Apolitician from the Czech Republic is claiming to be the president of a new "independent sovereign state" in the Balkans.

Vit Jedlicka, a member of the Conservative Party of Free Citizens, is the self-appointed president of "Liberland", a 7sq km "country" where taxes are optional and there is no military. Only the Vatican and Monaco are smaller.

It is situated on the banks of the Danube between Serbia and Croatia in an unclaimed no-man's land, or terra nullious territory, meaning that neither country has ever held full sovereignty over the area.

Jedlicka claims his new country has been created within international law.


Czech TN news website says: "It's not entirely clear to what extent the activists are being serious, but they have turned up at the location of their 'state,' where they have raised the flag."

Jedlicka, however, seems to be sincere about the establishment of the new country. A statement announcing the creation of Liberland read: "The objective of the founders of the new state is to build a country where honest people can prosper without being oppressed by governments making their lives unpleasant through the burden of unnecessary restrictions and taxes."

Its motto reads: "To live and let live."

Jedlicka, 31, said that if Croatia or Serbia wanted to oppose the creation of the country then he would only put up a "passive defence".

Speaking to Time Magazine, he said: "We will move, but we will keep our claim to the country," and added he was still awaiting a diplomatic response from Liberland's neighbours.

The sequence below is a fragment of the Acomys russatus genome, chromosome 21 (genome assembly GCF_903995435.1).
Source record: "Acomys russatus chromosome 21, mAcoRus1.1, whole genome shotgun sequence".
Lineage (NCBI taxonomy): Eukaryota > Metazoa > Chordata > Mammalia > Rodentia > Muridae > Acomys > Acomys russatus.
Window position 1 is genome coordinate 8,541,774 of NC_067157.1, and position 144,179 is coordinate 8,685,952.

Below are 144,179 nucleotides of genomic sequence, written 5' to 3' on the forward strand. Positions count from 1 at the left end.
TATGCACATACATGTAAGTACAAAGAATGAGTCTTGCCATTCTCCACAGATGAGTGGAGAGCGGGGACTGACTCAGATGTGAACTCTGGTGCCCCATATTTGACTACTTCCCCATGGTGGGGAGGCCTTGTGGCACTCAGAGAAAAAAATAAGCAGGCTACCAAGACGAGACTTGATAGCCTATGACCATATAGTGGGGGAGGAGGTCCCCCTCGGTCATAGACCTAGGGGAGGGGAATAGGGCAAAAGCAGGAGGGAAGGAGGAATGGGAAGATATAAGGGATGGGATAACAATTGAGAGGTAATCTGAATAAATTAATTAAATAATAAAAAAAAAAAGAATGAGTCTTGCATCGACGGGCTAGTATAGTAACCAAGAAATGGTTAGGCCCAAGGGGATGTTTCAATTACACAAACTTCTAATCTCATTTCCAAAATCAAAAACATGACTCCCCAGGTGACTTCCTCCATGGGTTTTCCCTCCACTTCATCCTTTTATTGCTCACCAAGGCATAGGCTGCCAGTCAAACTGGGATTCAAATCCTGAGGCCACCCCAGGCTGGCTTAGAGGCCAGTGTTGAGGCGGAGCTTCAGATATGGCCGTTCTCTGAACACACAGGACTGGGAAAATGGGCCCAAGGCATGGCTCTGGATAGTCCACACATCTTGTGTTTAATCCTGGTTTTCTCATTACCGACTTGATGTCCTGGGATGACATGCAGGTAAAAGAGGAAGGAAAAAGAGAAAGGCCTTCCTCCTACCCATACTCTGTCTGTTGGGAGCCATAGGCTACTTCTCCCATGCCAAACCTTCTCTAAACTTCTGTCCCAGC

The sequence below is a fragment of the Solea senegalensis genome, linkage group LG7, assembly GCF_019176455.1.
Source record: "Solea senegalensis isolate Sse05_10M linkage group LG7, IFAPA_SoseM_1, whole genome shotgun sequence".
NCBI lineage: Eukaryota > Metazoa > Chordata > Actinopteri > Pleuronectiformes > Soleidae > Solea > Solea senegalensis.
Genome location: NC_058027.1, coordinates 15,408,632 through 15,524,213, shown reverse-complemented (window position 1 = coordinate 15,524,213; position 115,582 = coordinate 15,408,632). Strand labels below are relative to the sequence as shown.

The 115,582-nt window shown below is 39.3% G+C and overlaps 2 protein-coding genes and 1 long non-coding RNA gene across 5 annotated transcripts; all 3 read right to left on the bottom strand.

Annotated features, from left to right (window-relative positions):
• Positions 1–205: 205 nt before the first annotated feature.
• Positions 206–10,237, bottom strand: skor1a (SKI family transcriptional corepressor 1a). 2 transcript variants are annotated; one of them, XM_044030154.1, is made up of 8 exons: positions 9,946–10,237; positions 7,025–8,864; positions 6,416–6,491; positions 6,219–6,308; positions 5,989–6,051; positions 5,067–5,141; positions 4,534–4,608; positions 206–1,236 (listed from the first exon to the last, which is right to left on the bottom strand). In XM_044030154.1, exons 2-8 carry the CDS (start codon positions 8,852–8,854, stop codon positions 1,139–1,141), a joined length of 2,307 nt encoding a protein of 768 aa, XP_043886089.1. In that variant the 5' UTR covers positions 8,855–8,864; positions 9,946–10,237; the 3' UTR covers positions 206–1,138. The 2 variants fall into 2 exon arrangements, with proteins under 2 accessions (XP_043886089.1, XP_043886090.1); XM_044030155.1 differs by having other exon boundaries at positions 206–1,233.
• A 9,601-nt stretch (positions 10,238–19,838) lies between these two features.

He claimed Liberland had been founded as a political stunt to attempt to garner media attention: "It started a little bit like a protest. But now it's really turning out to be a real project with real support."

The country has apparently already received around 20,000 applications for citizenship.

Some people, Jedlicka says, have made plans to relocate.

The country's website gives details of how to apply to be a citizen of Liberland, which include sending an email of introduction and an optional CV.

Jedlicka will apparently only enable between 3000 and 5000 people to be granted citizenship over the coming weeks.

He hopes that in the future the country will be comparable to Liechtenstein, a 160sq km country bordering Switzerland and Austria with a population of around 37,000.

On the website it states:

"Liberland needs people who:

Have respect for other people and respect the opinions of others, regardless of race, ethnicity, orientation or religion; Have respect for private ownership which is untouchable; do not have communist, Nazi or other extremist past; were not punished for criminal offences."